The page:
Looking for a dynamite vocabulary and grammar lesson? Try these ten adjectives with the following vocabilary lesson ideas.
In this blog post, I (selfishly) sat down and thought of my ten favorite adjectives. My favorite word of all time might be “ominous,” and I often take opportunities to use it. I also enjoy “surly,” but that is honestly because I get to define it with the word “churlishly” as well. I had way too much fun creating this list, and I’m not joking when I say that I’d like to know your favorite word.
I struggled to think of only ten of my favorite adjectives, but eventually I did, and they are below.
Not only am I chatting about my favorite words (you should share with me your favorite ones in the comments!), but I am also writing about ways to teach them. Everyone has unique approaches for teaching vocabulary, but honestly? A vocabulary and grammar lesson makes sense to me. When students and I learn new words, we talk about grammar. We even make a grammar word wall. . and you know I’m always interested in allowing students to decorate my room.
I see most of an ELA class through a grammatical lens, but I especially understand vocabulary with grammatical concepts. Below, I’ve listed my favorite adjectives and best ways to meet those language standards while teaching them. Then, I provided a free vocabulary lesson that you can download.
Lauralee’s favorite adjectives:
- Ominous: portending evil or harm; foreboding.
- Speculative: pertaining to consideration of some subject.
- Effulgent: shining forth brilliantly; radiant.
- Dubious: doubtful, marked by or occasioning doubt.
- Provocative: inciting or stimulating.
- Pragmatic: of or relating to a practical point of view.
- Null: without value or effect.
- Unilateral: involving one side only.
- Tentative: not yet finalized.
- Surly: churlishly rude or bad-tempered.
All of those adjectives have noun and adverb forms. If you are working on higher standards (identify and correctly use patterns of word changes that indicate different meanings or parts of speech), you have a provocative* lesson already. Still, most teachers rightfully shy away from the simple “memorize and quiz” vocabulary lesson. We can make vocabulary words activities more!
How can you amp the vocabulary lessons while also meeting advanced language standards? Try these ideas:
Model dictionary use.
Open the dictionary and look at the different forms of words. With ten words, you might even assign one word per student partnership. If you are teaching in a digital setting, record yourself walking through the discovery of a word in the dictionary. Students might not understand all that a dictionary offers.
Discuss what you think when you hear a certain word. Act out the word if possible, or ask students about their prior knowledge of the definition.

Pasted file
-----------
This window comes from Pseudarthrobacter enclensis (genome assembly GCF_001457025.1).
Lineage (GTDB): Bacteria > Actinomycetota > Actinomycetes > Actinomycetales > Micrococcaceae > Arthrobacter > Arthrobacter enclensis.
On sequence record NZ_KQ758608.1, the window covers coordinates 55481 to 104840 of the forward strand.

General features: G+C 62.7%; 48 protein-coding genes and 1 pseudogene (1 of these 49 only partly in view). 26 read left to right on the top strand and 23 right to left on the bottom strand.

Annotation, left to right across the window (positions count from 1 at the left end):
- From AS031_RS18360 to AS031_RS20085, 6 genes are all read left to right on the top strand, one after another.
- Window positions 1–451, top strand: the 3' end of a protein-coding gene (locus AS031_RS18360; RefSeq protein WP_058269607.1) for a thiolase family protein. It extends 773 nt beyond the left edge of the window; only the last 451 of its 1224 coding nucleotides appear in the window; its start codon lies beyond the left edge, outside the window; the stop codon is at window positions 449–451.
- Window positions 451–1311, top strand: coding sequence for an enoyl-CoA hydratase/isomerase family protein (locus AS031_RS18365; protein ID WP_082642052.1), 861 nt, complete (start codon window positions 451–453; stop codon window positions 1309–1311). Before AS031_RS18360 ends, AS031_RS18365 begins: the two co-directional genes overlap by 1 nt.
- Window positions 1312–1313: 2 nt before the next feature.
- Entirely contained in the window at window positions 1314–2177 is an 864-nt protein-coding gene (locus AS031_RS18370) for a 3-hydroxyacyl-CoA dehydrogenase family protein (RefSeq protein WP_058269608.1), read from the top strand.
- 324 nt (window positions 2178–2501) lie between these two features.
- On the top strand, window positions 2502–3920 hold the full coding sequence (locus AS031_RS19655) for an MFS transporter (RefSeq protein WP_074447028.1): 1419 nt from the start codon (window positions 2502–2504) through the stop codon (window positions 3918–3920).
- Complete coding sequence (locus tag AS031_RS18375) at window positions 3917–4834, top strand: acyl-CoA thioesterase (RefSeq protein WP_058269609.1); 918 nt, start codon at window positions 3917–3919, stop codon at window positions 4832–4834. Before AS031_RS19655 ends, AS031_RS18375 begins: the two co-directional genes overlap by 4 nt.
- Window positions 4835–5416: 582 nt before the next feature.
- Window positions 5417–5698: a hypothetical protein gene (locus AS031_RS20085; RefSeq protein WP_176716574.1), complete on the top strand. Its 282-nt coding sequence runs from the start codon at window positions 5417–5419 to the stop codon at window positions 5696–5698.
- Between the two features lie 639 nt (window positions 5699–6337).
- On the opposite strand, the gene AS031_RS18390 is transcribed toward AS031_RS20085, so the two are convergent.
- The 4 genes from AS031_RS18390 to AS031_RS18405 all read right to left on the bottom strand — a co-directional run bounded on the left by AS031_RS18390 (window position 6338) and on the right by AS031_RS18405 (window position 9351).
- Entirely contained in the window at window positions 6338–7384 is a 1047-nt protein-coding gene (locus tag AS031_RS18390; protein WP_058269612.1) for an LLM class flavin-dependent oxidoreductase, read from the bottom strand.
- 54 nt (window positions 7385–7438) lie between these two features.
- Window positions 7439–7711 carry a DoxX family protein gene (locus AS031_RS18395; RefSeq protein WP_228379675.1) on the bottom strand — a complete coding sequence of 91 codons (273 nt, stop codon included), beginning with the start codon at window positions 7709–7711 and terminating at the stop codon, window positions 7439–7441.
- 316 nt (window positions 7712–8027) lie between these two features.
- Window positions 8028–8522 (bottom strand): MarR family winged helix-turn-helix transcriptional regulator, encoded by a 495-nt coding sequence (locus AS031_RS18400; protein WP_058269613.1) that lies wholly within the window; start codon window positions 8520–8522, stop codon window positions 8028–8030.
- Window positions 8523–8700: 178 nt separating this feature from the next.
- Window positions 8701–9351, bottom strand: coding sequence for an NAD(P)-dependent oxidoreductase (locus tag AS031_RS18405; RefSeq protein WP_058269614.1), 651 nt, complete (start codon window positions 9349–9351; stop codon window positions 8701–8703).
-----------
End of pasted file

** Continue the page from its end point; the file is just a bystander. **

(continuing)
Sometimes, a simple discussion of the word, its use in the dictionary, playing the dictionary’s pronunciation, and looking at sample sentences plants the knowledge of the word for students.
Write the words.
You can create many vocabulary words activities by playing with the words. Make the adjectives nouns. Then make the adjectives adverbs. Think of various activities, though.
Decide what type of writing you’d like students to practice (or ask them to choose), and ask for a paragraph or sentences with the vocabulary word used in another manner. Remind students to avoid the subject + linking verb + predicate word sentence.
Hang large sticky notes or posters around the room. Make a header of a goofy sentence. Rotate students around the room to add to the initial sentence to create a collaborative story that practices the vocabulary words.
Finally, create a jar of the vocabulary words with another jar of labels for nouns, adjectives, and adverbs. Students will draw a word and then the part of speech. That is their initial practice.
Any of those activities can be added to a grammar word wall. . .
Make a word wall.
If you have “dead” time in class, word walls fill that time constructively. Practice the meaning with students, and discuss the pictures students drew. Ask students to use the variations of words, and make a quick writing activity of it. (As an exit ticket, ask students to write a sentence on a sticky note and add it to the word wall.) For me, the more that students interact with the grammar word wall, the more they understand the words.
Plus? Older students enjoy seeing their work showcased. A word wall is wonderful for classroom community.
A vocabulary and grammar lesson combination moves away from the dreaded “grammar out of context” conundrum. Grammar alongside vocabulary empowers students as they use the words in their writing. Finally, vocabulary words activities can be interactive, even for older students.
Another tool that supports students with vocabulary lessons is pictures. Melissa details vocabulary lessons with pictures and more over at Reading and Writing Haven.
* Proactive is a fabulous word to teach connotation and denotation.
Do you have more ideas for a vocabulary and grammar lesson? Join my private Facebook group, Grammar Gurus. Teachers chat about ideas for a grammar word wall and much more!